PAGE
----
Évora is a hidden gem nestled in the foothills of the Alentejo region in eastern Portugal. The arid climate, endless miles of cork trees and robust red wine (like California Zinfandel) was a worthwhile detour on our way to Nazaré and Lisbon. For a little city, Evora seems to have it all: Roman history, great food and a fun culture of old and new.
Évora is a town of about 44,000 people with a big majority being college students. DUS and I both said it reminded us of San Luis Obispo in California or Lund in Sweden. Like these sister college towns, there is a large amount of young and old people with little residents in the 30 & 40ish range due to lack of industry. The ancient streets are lined with new age, H&M-esique clothing shops, coffee houses with studying students and retired farmers enjoying social time with friends and munching on the delicious Pão de rala.
During our visit, we took a great two hour walking tour that explained the Roman presence including the aqueduct and forum and the “Church of the Bones.” We stayed in a recently restored Baroness’s house called PENSÃO Residencial POLICARPO located with the ancient city wall of historic Evora. This cool old building has 20 different rooms decorated using local style giving it a very pleasant feel. We had a great view of the surrounding country side that awarded us with a beautiful sunrise. This region of Portugal is also famous for its fantastic regional dish, Carne de Porco Alentejana. The dish basically consists of pork with clams cooked in a stew served with fried potatoes. Portugal is mostly known for its fish, but I have to say that this was my favorite dish of our whole trip (and we ate amazing food the whole time). If you are ever in this part of the country, make sure to order Pork with Clams Alentejo Style and the house red – you will not be disappointed.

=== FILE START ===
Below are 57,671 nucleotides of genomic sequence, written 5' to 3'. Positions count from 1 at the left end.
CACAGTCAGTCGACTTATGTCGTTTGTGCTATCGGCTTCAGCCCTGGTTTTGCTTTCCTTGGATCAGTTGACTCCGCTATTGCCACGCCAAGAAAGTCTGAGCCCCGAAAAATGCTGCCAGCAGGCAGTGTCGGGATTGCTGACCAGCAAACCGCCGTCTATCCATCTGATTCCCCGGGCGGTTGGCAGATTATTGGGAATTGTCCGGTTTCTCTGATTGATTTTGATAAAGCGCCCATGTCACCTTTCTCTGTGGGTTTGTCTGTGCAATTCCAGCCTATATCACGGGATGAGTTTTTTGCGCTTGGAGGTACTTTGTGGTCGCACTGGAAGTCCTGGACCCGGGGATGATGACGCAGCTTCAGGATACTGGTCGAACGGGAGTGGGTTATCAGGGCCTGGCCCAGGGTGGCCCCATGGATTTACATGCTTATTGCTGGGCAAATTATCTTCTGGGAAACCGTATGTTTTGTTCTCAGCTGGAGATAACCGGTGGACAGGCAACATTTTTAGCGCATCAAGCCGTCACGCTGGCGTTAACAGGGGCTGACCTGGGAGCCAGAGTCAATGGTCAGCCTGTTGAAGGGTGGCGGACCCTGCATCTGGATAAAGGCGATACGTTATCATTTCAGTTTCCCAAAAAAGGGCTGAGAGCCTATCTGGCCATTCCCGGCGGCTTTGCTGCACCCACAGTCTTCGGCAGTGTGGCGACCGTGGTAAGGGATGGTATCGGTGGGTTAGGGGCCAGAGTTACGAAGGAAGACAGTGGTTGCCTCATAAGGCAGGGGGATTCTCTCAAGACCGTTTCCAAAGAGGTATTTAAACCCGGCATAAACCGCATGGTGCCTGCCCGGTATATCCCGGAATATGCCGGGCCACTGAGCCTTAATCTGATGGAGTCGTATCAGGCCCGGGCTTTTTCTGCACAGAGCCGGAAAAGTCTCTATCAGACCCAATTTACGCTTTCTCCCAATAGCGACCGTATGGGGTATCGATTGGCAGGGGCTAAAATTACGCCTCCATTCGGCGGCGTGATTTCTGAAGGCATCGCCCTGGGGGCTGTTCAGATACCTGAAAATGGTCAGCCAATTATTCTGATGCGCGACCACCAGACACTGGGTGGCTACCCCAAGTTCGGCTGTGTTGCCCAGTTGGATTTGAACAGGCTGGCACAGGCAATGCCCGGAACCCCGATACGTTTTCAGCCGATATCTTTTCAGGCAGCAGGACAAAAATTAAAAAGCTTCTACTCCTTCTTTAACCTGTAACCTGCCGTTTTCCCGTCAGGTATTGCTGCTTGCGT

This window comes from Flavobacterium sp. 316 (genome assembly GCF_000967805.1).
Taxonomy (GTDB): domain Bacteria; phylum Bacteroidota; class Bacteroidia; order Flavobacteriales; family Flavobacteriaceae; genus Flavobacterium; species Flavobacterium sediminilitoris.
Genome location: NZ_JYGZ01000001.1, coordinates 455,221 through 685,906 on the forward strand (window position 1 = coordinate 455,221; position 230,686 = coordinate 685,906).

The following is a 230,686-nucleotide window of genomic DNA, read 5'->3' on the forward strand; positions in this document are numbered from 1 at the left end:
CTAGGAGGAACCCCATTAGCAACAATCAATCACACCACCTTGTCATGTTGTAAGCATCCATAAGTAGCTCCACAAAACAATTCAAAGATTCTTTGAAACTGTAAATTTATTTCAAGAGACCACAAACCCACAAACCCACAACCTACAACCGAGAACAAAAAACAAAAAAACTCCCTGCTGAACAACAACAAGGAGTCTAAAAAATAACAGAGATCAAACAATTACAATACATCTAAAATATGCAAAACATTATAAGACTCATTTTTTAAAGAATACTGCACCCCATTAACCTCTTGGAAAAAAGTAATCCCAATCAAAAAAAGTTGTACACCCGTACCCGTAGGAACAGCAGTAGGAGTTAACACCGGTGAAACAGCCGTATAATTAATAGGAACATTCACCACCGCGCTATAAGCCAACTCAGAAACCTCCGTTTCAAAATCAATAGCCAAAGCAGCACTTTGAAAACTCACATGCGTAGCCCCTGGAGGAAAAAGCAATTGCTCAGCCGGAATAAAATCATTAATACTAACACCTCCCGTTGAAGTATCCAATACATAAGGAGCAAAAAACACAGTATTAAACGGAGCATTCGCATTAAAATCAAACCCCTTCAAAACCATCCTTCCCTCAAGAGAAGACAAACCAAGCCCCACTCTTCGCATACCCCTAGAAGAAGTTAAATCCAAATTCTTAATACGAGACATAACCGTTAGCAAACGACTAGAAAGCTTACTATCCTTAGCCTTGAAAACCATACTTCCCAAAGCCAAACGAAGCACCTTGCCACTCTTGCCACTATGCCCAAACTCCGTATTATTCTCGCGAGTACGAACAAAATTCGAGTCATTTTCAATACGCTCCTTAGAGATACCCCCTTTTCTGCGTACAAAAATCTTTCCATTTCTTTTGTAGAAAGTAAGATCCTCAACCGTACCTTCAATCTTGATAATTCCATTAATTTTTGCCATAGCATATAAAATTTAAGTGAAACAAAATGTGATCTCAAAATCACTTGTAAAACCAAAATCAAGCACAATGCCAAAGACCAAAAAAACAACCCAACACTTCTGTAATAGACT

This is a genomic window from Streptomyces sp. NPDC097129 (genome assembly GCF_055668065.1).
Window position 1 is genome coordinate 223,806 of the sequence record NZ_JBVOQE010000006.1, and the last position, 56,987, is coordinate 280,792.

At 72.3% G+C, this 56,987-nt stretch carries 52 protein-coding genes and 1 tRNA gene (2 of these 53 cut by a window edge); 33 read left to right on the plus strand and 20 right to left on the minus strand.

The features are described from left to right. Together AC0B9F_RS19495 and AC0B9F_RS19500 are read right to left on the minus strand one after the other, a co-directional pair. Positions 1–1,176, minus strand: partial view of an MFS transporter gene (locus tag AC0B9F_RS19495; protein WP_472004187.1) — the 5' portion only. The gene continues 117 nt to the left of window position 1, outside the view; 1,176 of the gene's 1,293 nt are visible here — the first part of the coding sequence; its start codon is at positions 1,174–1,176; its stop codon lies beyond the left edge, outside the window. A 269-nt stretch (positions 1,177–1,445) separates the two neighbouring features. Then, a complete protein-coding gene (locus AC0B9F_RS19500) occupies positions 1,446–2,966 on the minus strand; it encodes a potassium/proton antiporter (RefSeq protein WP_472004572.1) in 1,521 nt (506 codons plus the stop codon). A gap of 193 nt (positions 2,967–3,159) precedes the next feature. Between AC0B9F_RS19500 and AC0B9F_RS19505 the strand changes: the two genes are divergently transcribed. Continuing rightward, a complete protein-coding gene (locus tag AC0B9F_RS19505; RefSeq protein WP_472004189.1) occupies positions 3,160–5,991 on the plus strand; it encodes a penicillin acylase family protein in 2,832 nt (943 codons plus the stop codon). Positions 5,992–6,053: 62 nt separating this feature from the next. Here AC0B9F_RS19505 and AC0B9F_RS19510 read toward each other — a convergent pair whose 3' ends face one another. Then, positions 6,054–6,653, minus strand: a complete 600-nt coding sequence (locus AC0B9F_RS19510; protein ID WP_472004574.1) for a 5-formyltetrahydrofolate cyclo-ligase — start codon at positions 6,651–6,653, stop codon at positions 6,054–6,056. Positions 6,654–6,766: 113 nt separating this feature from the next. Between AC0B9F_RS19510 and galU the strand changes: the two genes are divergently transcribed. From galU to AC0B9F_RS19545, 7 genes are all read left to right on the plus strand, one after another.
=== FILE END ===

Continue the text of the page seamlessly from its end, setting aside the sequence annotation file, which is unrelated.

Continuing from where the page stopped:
From Évora we headed further North, passed Lisbon to the village of Nazaré known as the Portuguese Coney Island.